Safe Havens in Public Places
There's no doubt that we've learned a lot over the past year about how to protect people from contagion. Social distancing measures, masks and more have been useful in preventing the spread of respiratory illness, especially in public places. There's a lot we can continue to do over the long term to help protect visitors to parks and other public places.
Q: We've weathered the pandemic year OK, but are concerned about protecting people from illness as things get back to normal. What should we consider?
A: Protecting visitors to and users of your facility from illness is an important goal. And with new variants of COVID-19 still sickening some in the population, you're wise to continue looking for ways to keep patrons safe. As the pandemic continues, some areas are likely to see spikes that will require a return to safety measures like social distancing.
Large park shelters can provide a smart way to keep people safe while also providing some shelter from the sun and weather. You'll be able to provide lots of different activities, from park programming to outdoor classrooms, while maintaining social distancing if needed.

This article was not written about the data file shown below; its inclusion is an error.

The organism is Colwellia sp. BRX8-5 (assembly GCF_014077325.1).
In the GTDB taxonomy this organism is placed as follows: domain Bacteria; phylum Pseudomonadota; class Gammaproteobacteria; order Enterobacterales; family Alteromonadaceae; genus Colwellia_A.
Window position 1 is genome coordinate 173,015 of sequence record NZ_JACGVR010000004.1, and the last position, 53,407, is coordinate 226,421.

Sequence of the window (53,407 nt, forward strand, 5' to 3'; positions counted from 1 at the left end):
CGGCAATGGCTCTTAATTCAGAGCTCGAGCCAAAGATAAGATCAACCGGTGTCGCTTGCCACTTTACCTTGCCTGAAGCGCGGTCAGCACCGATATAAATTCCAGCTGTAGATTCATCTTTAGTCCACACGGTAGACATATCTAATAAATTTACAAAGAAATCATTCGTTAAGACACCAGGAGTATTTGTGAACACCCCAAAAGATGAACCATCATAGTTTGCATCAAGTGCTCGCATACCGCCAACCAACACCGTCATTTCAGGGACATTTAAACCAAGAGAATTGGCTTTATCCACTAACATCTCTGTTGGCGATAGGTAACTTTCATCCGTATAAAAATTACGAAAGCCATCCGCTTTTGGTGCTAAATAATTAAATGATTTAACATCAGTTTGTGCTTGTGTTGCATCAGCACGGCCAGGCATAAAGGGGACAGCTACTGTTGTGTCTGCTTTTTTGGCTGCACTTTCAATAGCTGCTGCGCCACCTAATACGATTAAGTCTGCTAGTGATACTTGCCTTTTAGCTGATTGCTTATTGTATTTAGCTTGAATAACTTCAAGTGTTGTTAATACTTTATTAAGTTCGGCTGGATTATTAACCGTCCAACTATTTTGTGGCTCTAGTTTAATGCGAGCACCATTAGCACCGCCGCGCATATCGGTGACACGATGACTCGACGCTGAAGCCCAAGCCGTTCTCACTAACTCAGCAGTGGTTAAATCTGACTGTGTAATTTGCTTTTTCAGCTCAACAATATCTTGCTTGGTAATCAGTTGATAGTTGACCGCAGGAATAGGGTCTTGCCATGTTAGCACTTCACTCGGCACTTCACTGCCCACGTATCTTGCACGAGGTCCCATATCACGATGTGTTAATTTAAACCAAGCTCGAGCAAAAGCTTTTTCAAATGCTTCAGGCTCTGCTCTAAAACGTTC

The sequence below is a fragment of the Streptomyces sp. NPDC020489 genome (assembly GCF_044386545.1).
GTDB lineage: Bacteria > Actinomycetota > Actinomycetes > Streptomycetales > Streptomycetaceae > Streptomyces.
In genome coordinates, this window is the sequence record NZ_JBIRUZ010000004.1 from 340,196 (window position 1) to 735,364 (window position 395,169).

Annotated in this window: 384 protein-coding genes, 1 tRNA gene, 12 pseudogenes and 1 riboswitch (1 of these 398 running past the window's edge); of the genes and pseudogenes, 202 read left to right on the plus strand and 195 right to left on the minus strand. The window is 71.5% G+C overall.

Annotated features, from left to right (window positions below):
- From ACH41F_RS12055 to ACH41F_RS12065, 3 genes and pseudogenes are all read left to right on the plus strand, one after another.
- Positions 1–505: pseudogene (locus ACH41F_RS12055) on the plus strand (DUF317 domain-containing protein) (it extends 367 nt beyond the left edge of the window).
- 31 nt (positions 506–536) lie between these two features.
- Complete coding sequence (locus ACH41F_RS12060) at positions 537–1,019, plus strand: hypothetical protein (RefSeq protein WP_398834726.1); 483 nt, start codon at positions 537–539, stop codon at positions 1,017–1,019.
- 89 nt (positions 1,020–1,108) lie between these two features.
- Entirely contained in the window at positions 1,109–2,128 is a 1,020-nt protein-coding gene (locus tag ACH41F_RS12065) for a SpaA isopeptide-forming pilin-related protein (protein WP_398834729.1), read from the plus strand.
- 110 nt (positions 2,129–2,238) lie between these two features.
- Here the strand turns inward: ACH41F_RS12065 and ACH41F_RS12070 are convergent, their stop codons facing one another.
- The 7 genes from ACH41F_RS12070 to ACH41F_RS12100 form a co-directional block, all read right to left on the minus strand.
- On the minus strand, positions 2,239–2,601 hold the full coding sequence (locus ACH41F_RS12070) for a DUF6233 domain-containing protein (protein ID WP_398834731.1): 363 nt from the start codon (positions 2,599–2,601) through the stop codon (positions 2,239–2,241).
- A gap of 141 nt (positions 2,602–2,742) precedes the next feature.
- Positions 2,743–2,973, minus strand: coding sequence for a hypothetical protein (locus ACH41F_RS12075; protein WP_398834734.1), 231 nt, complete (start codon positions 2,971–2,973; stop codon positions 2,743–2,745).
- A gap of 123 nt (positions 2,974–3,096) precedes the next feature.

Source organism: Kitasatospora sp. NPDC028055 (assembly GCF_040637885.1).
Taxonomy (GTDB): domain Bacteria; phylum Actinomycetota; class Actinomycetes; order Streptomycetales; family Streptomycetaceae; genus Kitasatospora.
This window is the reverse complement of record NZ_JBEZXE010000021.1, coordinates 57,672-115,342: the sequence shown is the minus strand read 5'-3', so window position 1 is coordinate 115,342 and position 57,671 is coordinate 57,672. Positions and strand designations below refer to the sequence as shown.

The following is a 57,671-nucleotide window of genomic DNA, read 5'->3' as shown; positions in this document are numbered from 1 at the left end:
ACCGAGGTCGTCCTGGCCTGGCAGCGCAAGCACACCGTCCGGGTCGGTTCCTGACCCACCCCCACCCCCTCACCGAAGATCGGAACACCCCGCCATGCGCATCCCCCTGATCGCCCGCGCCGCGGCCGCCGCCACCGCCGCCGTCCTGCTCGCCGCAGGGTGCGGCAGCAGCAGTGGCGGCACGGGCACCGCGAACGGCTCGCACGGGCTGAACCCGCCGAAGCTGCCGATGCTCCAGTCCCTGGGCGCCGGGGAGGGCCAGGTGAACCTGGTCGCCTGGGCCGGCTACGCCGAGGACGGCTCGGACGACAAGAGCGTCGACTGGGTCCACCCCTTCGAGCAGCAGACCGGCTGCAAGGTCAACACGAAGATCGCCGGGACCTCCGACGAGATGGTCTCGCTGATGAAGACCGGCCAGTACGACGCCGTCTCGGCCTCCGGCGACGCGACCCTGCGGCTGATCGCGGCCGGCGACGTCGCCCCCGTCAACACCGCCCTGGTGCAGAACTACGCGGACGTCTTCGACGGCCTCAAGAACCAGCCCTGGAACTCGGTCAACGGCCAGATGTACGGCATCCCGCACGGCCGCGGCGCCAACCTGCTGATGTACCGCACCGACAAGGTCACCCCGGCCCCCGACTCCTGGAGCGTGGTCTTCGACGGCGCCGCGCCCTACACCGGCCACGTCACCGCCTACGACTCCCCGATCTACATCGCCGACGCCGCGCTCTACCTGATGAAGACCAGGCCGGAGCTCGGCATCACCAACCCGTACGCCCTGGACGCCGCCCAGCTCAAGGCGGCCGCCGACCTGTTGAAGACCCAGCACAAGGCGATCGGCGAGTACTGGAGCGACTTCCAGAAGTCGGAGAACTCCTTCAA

Q: What else should we consider?
A: Premanufactured shelters make it simple to add easy social distancing and outdoor activities at your park or site. They're available in a tremendous range of styles and sizes, ensuring you'll find the perfect fit for your site.
In addition to larger shelters that can house groups while maintaining social distancing, you should consider looking for smaller shelters that allow people to socialize safely.
Don't forget to set up a reservation system if your site is popular and the shelters will be in high demand.
Finally, for some classes and programs, you'll need access to a power source. If you don't have electricity nearby, look for shelters that include the option of solar power, as well as lighting if your shelter is likely to be used after sunset.
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Classic Recreation Systems Inc.